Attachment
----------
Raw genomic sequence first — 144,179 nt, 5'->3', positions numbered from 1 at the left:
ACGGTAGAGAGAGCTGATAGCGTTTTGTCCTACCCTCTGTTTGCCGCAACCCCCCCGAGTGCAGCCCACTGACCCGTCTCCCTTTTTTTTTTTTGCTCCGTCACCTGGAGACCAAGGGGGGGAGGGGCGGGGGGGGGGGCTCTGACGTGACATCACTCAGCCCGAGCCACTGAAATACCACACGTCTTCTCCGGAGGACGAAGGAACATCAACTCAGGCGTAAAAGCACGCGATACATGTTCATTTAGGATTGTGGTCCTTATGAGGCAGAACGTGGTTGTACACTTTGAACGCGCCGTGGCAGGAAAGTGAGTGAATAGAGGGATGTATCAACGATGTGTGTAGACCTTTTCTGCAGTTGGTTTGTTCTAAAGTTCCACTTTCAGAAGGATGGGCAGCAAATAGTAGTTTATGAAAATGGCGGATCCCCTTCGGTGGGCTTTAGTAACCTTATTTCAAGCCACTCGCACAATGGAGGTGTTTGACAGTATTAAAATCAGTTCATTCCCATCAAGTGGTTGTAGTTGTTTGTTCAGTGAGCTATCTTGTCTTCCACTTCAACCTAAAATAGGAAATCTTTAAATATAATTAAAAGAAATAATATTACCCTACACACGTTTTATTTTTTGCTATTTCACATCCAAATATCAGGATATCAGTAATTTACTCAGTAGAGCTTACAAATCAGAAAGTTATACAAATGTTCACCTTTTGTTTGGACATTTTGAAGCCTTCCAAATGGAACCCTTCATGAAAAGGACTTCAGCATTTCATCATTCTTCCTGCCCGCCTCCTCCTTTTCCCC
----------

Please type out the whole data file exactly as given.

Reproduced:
Raw genomic sequence first — 144,179 nt, 5'->3', positions numbered from 1 at the left:
ACGGTAGAGAGAGCTGATAGCGTTTTGTCCTACCCTCTGTTTGCCGCAACCCCCCCGAGTGCAGCCCACTGACCCGTCTCCCTTTTTTTTTTTTGCTCCGTCACCTGGAGACCAAGGGGGGGAGGGGCGGGGGGGGGGGCTCTGACGTGACATCACTCAGCCCGAGCCACTGAAATACCACACGTCTTCTCCGGAGGACGAAGGAACATCAACTCAGGCGTAAAAGCACGCGATACATGTTCATTTAGGATTGTGGTCCTTATGAGGCAGAACGTGGTTGTACACTTTGAACGCGCCGTGGCAGGAAAGTGAGTGAATAGAGGGATGTATCAACGATGTGTGTAGACCTTTTCTGCAGTTGGTTTGTTCTAAAGTTCCACTTTCAGAAGGATGGGCAGCAAATAGTAGTTTATGAAAATGGCGGATCCCCTTCGGTGGGCTTTAGTAACCTTATTTCAAGCCACTCGCACAATGGAGGTGTTTGACAGTATTAAAATCAGTTCATTCCCATCAAGTGGTTGTAGTTGTTTGTTCAGTGAGCTATCTTGTCTTCCACTTCAACCTAAAATAGGAAATCTTTAAATATAATTAAAAGAAATAATATTACCCTACACACGTTTTATTTTTTGCTATTTCACATCCAAATATCAGGATATCAGTAATTTACTCAGTAGAGCTTACAAATCAGAAAGTTATACAAATGTTCACCTTTTGTTTGGACATTTTGAAGCCTTCCAAATGGAACCCTTCATGAAAAGGACTTCAGCATTTCATCATTCTTCCTGCCCGCCTCCTCCTTTTCCCC